I have a new artwork! I like it most of the time :)
I started with a square piece of matboard scrap and covered it in blues and greens. I’ve finally got sick of the weird mixing properties of craft paints and am slowly transitioning to student-grade acrylics, so this is Ultramarine Blue mixed with yellow and green craft paints. I think the yellow had white in it. Add that to the list of colors to replace.
Spray paint and a Silhouette-d cutout of the mandala I drew during Messiah conference. I didn’t stick the paper down all that carefully because I wanted it a little messy. I (mostly) love the way it came out. I considered stopping there, but the composition is all wrong. I suppose several squares along these lines could make for cool wall art, though.’
A zillion butterflies, also cut from handpainted paper with my Silhouette. Happy to post the .studio file if anyone wants it, since the original butterfly was from Open Clip Art, though I played with it a good bit. I didn’t get as much color variation as I wanted, so I went back over a few of them with more red.
This process also convinced me that I am not and never will be a collager. During conference Hero was reading Popular Machanics, and I saw a big image in one of the articles done in those yellows and oranges and loved it. So I told him to save it for me, figuring I’d feed the magazine through the Silhouette. But as I was doing the painting and prepping, I liked the idea of magazine-ness less and less, and ended up using a painted paper in the same palette instead. So if I didn’t use collage *then,* I never will. At least not for the foreseeable future.
Anyway, this process also involved lots of wrestling with the Silhouette software. And sometimes I get annoyed at Silhouette and sometimes I figure that I’m just not their market and I should be willing to make do. But it occurred to me during this that I *should* be their market. I realize there’s not tons and tons of mixed-media artists with digital design skills, but since when has deliberately limiting the usefulness of your software gotten anyone anywhere?
So I did what anyone on the internet does: I wrote an open letter. Which I will also be sending to them. It’s a bit vehement, but I’m feeling vehement. (Anyway, my diplomatic sister once pointed out that if the recipient is perfectly capable of reading your letter and ignoring it, then it’s not too strongly worded.)
Dear Silhouette America,
I have been the owner of a Silhouette SD for a year now, and while I enjoy the results I get with my machine, I must say that you are the only company that I encounter on a regular basis that still functions as if we are in the 90’s.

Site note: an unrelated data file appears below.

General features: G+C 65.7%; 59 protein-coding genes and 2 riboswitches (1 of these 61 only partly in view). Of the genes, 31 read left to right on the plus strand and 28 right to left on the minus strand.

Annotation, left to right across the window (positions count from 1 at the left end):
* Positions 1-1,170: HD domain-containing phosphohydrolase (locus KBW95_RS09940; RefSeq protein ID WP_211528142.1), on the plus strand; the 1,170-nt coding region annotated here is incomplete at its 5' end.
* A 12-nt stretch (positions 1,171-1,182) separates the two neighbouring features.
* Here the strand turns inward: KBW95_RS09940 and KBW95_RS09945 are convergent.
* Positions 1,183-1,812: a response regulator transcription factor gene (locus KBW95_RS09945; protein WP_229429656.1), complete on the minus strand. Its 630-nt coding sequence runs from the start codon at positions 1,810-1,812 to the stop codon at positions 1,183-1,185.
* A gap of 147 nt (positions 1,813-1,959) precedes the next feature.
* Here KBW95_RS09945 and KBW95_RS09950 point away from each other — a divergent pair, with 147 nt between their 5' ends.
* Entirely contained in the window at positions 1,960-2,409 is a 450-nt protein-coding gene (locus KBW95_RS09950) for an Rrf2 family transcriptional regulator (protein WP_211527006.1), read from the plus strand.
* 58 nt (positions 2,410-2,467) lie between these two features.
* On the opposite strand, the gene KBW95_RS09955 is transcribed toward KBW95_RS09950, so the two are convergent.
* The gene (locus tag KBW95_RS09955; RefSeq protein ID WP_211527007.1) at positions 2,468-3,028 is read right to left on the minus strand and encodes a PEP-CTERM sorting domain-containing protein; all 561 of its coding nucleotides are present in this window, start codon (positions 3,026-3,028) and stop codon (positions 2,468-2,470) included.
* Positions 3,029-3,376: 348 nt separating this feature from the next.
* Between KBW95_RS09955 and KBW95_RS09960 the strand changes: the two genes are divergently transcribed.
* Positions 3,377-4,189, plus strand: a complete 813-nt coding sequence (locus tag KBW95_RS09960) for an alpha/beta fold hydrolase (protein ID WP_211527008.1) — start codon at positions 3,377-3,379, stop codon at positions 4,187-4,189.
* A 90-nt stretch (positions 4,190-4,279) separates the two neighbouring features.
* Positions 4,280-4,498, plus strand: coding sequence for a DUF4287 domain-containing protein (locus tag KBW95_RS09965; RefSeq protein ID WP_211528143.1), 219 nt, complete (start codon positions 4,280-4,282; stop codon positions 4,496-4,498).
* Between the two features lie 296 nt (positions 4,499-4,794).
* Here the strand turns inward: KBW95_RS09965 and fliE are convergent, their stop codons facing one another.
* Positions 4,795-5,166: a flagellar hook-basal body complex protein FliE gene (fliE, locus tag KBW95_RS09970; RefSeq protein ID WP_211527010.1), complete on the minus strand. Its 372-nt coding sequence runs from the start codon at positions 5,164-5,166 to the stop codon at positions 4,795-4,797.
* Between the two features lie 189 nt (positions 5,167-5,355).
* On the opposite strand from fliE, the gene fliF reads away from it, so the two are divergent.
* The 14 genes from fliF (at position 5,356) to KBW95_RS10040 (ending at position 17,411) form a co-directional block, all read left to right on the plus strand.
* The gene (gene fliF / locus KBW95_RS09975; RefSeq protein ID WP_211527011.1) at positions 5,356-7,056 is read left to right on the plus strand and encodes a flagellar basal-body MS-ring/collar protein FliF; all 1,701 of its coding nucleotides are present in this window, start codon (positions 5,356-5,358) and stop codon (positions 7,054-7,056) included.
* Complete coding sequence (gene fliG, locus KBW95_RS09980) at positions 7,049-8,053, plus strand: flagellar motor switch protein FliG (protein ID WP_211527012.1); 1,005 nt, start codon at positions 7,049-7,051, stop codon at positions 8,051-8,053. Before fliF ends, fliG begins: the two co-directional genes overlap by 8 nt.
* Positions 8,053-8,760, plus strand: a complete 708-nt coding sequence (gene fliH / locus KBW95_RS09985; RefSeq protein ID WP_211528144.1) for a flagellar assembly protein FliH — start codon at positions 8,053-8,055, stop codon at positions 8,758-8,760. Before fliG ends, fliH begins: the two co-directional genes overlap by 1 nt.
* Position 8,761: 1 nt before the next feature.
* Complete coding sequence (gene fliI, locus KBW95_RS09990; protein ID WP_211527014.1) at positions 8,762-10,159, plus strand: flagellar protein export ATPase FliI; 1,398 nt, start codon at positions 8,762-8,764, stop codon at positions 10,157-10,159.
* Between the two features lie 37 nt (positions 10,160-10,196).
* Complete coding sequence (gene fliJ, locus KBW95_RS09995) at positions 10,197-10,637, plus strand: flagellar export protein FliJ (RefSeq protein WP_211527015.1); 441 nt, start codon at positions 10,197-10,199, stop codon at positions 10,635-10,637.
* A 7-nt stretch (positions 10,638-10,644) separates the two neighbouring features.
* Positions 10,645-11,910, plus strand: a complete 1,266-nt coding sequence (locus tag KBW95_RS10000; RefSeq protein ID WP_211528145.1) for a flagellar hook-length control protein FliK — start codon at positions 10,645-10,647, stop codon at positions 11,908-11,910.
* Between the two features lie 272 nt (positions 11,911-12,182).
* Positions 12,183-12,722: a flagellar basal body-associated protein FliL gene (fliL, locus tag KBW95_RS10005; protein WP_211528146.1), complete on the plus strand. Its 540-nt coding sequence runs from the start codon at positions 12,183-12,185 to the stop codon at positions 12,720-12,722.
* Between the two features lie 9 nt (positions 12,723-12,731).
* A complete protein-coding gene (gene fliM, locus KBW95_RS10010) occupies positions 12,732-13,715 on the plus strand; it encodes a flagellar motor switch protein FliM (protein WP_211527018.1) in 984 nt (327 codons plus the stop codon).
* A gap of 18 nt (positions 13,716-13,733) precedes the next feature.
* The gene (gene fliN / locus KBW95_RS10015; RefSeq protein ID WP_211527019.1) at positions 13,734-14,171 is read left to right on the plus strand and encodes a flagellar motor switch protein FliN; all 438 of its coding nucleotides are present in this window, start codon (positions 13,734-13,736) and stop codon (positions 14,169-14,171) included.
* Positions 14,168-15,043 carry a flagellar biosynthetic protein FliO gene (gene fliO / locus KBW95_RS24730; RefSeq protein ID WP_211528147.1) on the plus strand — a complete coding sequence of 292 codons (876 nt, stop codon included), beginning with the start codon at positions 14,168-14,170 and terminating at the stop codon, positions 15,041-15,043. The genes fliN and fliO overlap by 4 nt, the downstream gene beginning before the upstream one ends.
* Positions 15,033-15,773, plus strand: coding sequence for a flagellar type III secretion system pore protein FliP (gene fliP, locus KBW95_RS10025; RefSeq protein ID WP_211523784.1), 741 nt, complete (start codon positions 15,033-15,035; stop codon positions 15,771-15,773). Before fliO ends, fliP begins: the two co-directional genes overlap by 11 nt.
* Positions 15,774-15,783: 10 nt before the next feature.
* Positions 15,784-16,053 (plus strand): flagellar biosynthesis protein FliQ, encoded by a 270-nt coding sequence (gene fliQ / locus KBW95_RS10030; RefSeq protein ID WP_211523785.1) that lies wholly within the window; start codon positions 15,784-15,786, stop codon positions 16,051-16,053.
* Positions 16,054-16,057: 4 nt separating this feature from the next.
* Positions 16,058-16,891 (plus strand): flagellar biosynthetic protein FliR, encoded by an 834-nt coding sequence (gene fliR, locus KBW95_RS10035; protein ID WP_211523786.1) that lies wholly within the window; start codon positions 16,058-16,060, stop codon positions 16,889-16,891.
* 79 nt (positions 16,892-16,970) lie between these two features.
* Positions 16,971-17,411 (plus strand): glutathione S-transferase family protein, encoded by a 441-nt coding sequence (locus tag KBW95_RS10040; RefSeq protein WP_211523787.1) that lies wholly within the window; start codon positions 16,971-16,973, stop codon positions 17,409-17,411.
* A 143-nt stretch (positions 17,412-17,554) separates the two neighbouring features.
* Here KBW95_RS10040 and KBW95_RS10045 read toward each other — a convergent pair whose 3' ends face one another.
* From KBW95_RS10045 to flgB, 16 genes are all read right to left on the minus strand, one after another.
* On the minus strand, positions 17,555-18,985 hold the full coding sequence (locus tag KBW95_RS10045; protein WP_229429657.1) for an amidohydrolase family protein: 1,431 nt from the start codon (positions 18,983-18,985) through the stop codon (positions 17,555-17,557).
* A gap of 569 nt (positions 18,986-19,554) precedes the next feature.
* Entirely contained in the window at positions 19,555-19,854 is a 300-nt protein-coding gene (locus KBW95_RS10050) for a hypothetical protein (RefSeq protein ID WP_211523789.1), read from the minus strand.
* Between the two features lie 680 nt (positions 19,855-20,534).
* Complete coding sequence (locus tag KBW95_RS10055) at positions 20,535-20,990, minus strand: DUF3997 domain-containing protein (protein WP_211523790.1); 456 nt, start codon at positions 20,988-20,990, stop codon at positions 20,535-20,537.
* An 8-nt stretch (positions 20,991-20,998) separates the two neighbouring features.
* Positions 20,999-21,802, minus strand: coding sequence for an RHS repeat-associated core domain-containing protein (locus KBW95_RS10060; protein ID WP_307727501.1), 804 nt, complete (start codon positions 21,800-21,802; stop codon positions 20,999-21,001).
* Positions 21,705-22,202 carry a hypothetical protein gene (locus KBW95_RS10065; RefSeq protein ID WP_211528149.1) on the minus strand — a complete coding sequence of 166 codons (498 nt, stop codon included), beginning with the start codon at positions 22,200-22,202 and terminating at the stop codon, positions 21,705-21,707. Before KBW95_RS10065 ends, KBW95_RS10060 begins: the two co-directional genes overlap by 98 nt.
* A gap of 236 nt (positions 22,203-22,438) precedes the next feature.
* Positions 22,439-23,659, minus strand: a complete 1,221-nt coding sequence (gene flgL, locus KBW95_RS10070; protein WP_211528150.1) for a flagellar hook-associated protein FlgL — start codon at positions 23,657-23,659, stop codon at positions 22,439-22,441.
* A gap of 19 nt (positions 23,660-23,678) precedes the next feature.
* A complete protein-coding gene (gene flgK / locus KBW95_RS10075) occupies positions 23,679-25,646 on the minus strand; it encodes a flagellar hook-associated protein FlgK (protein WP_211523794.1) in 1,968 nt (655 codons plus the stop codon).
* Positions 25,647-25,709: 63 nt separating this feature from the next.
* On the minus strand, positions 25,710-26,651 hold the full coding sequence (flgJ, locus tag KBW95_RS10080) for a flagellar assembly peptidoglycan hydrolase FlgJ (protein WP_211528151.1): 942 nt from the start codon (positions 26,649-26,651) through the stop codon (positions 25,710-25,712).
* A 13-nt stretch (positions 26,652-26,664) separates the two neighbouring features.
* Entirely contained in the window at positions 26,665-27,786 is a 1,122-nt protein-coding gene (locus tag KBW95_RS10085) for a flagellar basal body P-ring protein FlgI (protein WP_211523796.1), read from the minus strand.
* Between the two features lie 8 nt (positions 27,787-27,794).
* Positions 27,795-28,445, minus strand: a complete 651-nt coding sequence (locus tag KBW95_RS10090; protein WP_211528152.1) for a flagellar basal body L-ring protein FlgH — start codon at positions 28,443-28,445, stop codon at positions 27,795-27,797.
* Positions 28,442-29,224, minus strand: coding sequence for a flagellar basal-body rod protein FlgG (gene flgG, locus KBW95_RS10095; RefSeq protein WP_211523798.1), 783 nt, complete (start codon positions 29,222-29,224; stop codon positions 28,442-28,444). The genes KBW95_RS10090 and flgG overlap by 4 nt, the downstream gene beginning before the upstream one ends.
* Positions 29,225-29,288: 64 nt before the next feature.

Your decisions are ridiculous to anyone with an understanding of the last two decades of technology and business. You refuse to embrace open formats such as svg, which is frankly laughable. That policy alone has killed numerous companies and hurt plenty of others. Using open formats, or opening your format to be used by other companies, is the only way to survive in today’s market. (I am aware that I have the option of spending $50 for an “upgrade” that would give me this basic functionality. This is like telling me I need to spend $50 to use the cups I have to drink your soda. Again, ridiculous.) You are probably already being outsold by other companies who are more open to innovation and collaboration.
I also notice that every “update” requires a fresh download and installation of the software. Again, something I haven’t seen from any other company in years. Updates need to be far easier than that. I should not have to visit your website to keep my software up-to-date.
Other than that, your suggested cutting settings are invariably wrong, your z-order (send forward/send backwards) protocol appears to be non-functional, and your node tool (“Edit Points”) is a lamentable mess. I have long since come to the conclusion that your software engineers are completely incompetent, which is why I do the majority of my design work in Inkscape. As hardware is clearly your core competency, I suggest you partner with other companies who can provide functional software. An Inkscape plugin would give your users an excellent design tool for free, thereby giving you a strong edge over your competition and opening your product to an entirely new market.
Your corporate thinking is at least 15 years out of date. I suggest you change that before you are crushed into obsolescence by someone who can think in the 21st century.
And that is that.
By the way, does anyone want the leftover butterflies? I only used about half of what I made. Leave a comment saying you want them and I’ll pick someone to send them to. I guess I should have a deadline – let me know by noon on the 19th. Call it your reward for wading through a ridiculously long post.linking to: Fireflies and Jellybeans 36th Avenue At the Picket Fence Stuff and Nonsense See Vanessa Craft My Romantic Home